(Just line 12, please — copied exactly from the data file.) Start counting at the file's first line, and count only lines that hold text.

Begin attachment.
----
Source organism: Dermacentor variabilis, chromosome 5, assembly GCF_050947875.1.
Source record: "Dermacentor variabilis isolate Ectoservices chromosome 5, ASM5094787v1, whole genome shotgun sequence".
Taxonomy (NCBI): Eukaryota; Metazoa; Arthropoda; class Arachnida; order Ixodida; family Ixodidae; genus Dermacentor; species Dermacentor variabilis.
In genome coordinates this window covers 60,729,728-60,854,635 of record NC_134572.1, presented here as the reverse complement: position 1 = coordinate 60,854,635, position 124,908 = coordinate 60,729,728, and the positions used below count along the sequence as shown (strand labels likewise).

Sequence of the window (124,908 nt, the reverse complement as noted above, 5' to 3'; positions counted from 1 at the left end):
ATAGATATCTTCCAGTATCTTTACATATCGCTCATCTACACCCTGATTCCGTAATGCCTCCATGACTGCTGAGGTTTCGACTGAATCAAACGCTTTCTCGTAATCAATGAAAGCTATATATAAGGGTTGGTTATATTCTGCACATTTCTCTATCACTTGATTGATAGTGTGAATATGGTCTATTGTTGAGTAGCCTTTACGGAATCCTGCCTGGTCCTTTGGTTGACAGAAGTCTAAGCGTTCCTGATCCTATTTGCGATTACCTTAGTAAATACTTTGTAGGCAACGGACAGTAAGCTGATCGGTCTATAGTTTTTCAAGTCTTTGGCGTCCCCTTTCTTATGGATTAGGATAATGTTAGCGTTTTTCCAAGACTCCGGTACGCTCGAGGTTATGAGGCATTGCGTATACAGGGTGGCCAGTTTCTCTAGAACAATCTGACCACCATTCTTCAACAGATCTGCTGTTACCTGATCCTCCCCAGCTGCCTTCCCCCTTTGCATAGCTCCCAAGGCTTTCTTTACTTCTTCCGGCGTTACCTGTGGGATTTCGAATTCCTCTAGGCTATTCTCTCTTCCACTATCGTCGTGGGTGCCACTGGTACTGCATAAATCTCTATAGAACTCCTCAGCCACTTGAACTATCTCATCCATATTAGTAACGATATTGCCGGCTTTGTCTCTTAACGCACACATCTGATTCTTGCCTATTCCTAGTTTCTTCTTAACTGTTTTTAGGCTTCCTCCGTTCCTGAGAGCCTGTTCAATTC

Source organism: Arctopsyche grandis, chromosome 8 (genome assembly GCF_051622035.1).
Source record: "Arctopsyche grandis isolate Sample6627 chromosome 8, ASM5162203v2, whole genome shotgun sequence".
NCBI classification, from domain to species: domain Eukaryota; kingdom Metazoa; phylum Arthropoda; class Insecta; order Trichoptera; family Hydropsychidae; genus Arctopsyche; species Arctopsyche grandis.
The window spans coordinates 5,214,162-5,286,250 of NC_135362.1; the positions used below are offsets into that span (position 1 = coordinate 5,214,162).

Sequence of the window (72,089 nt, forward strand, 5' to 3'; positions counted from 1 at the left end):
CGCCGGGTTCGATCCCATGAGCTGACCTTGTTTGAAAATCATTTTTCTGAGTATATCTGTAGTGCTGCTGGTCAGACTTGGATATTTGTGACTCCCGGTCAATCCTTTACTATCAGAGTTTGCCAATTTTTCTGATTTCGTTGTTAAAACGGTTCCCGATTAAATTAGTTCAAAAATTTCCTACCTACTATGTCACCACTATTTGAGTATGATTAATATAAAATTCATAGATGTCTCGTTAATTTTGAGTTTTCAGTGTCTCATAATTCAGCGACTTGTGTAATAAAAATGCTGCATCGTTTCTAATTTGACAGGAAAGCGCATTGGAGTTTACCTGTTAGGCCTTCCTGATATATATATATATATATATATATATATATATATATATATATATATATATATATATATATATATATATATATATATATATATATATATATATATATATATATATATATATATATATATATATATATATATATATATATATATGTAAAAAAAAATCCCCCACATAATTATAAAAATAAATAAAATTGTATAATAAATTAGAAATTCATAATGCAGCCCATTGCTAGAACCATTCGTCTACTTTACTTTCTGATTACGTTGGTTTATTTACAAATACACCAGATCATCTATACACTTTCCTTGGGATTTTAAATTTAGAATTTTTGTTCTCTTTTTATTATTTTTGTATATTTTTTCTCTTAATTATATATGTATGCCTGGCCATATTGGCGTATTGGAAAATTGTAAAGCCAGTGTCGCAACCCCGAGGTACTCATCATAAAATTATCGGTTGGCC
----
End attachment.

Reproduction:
CGCCGGGTTCGATCCCATGAGCTGACCTTGTTTGAAAATCATTTTTCTGAGTATATCTGTAGTGCTGCTGGTCAGACTTGGATATTTGTGACTCCCGGTCAATCCTTTACTATCAGAGTTTGCCAATTTTTCTGATTTCGTTGTTAAAACGGTTCCCGATTAAATTAGTTCAAAAATTTCCTACCTACTATGTCACCACTATTTGAGTATGATTAATATAAAATTCATAGATGTCTCGTTAATTTTGAGTTTTCAGTGTCTCATAATTCAGCGACTTGTGTAATAAAAATGCTGCATCGTTTCTAATTTGACAGGAAAGCGCATTGGAGTTTACCTGTTAGGCCTTCCTGATATATATATATATATATATATATATATATATATATATATATATATATATATATATATATATATATATATATATATATATATATATATATATATATATATATATATATATATATATATATATATATATATATATATATATATGTAAAAAAAAATCCCCCACATAATTATAAAAATAAATAAAATTGTATAATAAATTAGAAATTCATAATGCAGCCCATTGCTAGAACCATTCGTCTACTTTACTTTCTGATTACGTTGGTTTATTTACAAATACACCAGATCATCTATACACTTTCCTTGGGATTTTAAATTTAGAATTTTTGTTCTCTTTTTATTATTTTTGTATATTTTTTCTCTTAATTATATATGTATGCCTGGCCATATTGGCGTATTGGAAAATTGTAAAGCCAGTGTCGCAACCCCGAGGTACTCATCATAAAATTATCGGTTGGCC